In fact governments should rather rely on credible agencies entrusted with permanent powers allowing them to oversee intermediaries and to restructure them in case any bail out clause would have to be exerted. The role of “lender of last resort” has been fully performed by central banks which in the current crisis have uncovered extensive fields of experiences and interventions. Notwithstanding this considerable effort, governments have (re) discovered their role as “shareholders of last resort”. It is must needed today to design specialized bodies for this function which has not been much formalised so far. The main criticism levelled against the Paulson plan is that it provides for a very rough governance of the scheme (no distinction between its two actions–asset buying or capital injections-, and all the powers directly within the hands of a Treasury team). On the other hand the efforts made by some other governments in order to settle specific agencies, clearly identified and mandated, should be praised. This approach will survive to the present crisis because it is operational, flexible and will prevent from further misbehaviours, provided that the agencies show themselves tough enough vis-à-vis the intermediaries which would have been easy going with the common rules they were expected to follow.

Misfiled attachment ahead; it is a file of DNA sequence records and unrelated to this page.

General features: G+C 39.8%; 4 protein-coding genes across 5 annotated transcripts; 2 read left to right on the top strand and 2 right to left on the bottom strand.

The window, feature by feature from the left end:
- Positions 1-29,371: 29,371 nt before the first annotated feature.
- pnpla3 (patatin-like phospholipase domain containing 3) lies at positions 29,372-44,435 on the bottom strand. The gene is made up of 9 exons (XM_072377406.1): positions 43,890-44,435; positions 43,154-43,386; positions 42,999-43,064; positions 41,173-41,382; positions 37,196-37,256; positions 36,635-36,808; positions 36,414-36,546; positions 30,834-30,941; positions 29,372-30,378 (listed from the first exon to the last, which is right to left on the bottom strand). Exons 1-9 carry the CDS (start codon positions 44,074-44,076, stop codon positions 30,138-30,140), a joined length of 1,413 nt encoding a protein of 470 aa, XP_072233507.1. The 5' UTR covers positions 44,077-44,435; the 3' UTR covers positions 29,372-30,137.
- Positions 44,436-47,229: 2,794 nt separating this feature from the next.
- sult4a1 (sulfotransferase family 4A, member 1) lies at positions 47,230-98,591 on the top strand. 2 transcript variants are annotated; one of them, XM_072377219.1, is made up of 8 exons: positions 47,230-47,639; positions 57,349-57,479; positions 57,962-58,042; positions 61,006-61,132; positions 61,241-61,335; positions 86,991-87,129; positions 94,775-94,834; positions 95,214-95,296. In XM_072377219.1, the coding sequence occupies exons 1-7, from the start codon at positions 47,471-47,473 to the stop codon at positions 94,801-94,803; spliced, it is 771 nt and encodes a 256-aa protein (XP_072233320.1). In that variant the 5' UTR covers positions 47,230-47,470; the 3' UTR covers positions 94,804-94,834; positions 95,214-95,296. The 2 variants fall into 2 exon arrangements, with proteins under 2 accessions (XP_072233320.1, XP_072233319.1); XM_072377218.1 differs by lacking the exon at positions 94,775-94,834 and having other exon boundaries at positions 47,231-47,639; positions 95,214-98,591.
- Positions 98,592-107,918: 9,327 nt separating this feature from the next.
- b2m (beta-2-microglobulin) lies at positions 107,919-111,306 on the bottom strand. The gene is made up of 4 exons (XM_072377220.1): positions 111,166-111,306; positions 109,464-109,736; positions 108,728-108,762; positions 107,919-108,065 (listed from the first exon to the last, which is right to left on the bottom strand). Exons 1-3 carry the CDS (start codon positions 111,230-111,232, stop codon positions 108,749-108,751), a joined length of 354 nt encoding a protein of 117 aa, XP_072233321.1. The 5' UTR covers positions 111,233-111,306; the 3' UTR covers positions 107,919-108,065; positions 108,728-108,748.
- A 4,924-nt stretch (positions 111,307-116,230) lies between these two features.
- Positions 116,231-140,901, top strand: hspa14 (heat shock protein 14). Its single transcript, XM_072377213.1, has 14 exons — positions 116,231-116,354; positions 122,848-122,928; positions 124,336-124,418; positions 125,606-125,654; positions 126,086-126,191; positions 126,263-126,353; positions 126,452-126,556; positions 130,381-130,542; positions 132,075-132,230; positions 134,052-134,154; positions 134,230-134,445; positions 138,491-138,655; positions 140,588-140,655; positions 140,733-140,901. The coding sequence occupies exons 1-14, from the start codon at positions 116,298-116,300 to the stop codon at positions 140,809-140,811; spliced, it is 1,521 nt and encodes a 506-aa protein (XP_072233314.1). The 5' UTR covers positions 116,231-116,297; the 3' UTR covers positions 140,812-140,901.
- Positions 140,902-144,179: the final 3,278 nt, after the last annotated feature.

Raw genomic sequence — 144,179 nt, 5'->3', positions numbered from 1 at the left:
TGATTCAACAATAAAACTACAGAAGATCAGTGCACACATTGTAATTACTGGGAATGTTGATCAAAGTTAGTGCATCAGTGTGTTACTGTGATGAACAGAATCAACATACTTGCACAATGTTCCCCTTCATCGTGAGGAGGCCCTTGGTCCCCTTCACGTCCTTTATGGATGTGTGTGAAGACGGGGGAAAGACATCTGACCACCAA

Is it then possible to add anything to the bulky literature about supervision rules? As many other codes of conduct, they are made of common practices which are supposed to be spontaneously followed, except by rough offenders. On the contrary, meaning to fix all the likely states of nature and all the possible misbehaviours in very detailed regulations surely would be vain. We should rather check whether the intermediaries have long lasting good aptitudes and accurate capabilities of adaptation. This is the heart of the debate about the cyclical impact of supervision ratios. In this field, it would be wise to update some basic rules such as putting aside the profits of good times in order to be able to dispose of them in bad times.